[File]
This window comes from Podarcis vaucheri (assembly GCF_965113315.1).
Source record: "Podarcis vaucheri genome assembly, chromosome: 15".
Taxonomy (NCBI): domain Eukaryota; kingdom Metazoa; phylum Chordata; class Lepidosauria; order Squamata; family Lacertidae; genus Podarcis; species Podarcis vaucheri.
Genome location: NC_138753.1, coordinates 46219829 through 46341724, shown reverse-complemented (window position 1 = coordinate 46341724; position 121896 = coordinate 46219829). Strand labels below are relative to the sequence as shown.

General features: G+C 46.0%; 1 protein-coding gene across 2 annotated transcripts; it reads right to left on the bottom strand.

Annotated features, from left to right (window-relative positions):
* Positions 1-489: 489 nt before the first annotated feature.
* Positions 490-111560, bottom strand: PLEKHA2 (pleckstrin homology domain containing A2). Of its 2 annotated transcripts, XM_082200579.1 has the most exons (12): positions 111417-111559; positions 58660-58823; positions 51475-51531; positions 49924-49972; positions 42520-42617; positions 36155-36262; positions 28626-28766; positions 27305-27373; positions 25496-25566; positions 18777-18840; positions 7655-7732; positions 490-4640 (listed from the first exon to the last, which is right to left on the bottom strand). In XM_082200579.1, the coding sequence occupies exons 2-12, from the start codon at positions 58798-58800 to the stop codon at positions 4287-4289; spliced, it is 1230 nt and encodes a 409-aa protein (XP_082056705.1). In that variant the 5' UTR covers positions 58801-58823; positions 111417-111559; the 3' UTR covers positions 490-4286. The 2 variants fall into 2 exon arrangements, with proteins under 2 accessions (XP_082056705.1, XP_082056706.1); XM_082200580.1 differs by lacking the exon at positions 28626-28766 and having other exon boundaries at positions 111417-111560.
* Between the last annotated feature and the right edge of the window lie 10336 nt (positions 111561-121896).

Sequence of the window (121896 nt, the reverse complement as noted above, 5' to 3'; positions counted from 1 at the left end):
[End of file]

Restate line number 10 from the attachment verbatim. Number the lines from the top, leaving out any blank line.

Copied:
Sequence of the window (121896 nt, the reverse complement as noted above, 5' to 3'; positions counted from 1 at the left end):